The paper has presented an overview of the term 'Grade inflation'. Most of the students- at every level including high schools, colleges, and universities- are receiving higher grades to which everyone is not entitled to receive. It is believed that getting higher grade like 'A' has become much easier than in the past. Arguments on both sides of the issue have been presented in the paper. However, by analyzing arguments on both sides, it can be asserted that it is easier to receive an 'A' in today's college courses rather than in the past.
Bain, Ken What the Best College Teachers Do Harvard University Press, 2004, p. 76
Bok, Derek Our Underachieving Colleges: A Candid Look at How Much Students Learn and Why They Should be Learning More Princeton University Press, 2007, p. 209
Bok, Derek Universities in the Marketplace: The Commercialization of Higher Education Princeton University Press, 2004, p. 211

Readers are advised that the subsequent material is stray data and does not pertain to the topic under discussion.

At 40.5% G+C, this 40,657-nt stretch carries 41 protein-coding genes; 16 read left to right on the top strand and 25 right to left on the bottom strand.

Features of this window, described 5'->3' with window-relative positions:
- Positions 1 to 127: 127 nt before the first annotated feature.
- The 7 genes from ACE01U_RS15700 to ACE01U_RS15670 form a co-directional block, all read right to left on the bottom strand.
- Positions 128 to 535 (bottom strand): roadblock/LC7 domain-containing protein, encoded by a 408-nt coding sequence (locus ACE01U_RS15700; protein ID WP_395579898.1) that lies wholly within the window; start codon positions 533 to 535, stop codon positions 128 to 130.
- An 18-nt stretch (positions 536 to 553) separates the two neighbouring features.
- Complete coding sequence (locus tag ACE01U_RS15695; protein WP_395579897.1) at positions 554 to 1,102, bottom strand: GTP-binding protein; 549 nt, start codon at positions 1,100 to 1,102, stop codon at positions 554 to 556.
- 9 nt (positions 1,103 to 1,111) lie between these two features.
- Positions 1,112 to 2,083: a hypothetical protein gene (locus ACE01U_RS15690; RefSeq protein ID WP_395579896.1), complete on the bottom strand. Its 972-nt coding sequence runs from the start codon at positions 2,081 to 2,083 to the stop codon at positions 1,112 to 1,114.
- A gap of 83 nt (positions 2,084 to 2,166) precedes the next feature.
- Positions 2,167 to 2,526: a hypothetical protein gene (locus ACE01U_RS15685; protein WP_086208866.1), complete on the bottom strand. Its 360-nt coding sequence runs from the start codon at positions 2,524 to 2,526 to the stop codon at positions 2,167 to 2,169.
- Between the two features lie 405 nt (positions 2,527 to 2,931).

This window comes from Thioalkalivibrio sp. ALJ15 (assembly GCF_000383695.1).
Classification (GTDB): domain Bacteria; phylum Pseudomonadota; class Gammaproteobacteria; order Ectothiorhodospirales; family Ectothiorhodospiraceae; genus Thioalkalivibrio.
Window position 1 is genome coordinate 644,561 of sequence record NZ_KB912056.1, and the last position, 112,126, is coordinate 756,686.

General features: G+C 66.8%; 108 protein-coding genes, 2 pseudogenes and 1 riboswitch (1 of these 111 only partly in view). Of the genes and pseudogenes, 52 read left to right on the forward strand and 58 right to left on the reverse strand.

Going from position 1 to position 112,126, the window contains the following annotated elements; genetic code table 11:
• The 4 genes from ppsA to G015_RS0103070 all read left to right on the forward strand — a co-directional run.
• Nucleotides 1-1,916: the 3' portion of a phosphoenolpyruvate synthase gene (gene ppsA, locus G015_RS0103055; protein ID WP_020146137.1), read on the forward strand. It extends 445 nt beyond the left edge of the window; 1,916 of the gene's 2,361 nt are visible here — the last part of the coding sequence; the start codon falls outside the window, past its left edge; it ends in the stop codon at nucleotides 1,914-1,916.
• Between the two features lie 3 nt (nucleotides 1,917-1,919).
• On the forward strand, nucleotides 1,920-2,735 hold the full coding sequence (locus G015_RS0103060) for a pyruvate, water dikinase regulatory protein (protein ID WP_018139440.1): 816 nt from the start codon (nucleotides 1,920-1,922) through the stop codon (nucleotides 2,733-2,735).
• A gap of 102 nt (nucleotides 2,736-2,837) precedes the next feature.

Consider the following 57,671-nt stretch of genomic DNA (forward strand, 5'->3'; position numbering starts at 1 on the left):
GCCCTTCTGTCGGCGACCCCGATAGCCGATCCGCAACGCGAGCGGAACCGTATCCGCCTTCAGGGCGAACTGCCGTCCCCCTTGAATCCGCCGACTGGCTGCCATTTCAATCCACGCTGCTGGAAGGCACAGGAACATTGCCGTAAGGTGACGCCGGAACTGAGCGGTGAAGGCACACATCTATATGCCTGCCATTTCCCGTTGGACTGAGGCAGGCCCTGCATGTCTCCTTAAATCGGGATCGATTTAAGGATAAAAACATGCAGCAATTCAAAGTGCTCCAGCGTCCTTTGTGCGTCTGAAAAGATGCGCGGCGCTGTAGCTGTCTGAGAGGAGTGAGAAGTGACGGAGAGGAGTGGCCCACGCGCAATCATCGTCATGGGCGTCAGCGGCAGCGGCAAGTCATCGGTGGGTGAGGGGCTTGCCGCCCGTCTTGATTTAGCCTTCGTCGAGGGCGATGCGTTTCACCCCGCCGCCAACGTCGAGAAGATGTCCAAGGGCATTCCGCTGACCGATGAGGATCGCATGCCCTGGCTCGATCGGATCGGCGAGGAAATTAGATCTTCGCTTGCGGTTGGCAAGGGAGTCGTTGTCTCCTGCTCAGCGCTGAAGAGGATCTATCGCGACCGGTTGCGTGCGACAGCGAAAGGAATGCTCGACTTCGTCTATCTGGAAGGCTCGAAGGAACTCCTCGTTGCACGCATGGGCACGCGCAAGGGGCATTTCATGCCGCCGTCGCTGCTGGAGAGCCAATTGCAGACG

Cohen, Arthur The Shaping of American Higher Education: Emergence and Growth of the Contemporary System Jossey-Bass, 2007, p. 401
Farber, Jerry A Young Person's Guide to the Grading System Student as Nigger, 1969, p. 385
Hersh, Richard Declining by Degrees: Higher Education at Risk Palgrave Macmillan, 2006, p. 155
Hunt, Lester Grade Inflation: Academic Standards in Higher Education State University of New York Press, 2008, p. 174
Johnson, Valen Grade Inflation: A Crisis in College Education Springer, 2003, p. 143
Rudolph, Fredrick The American College and University: A History University of Georgia Press, 1991, p. 287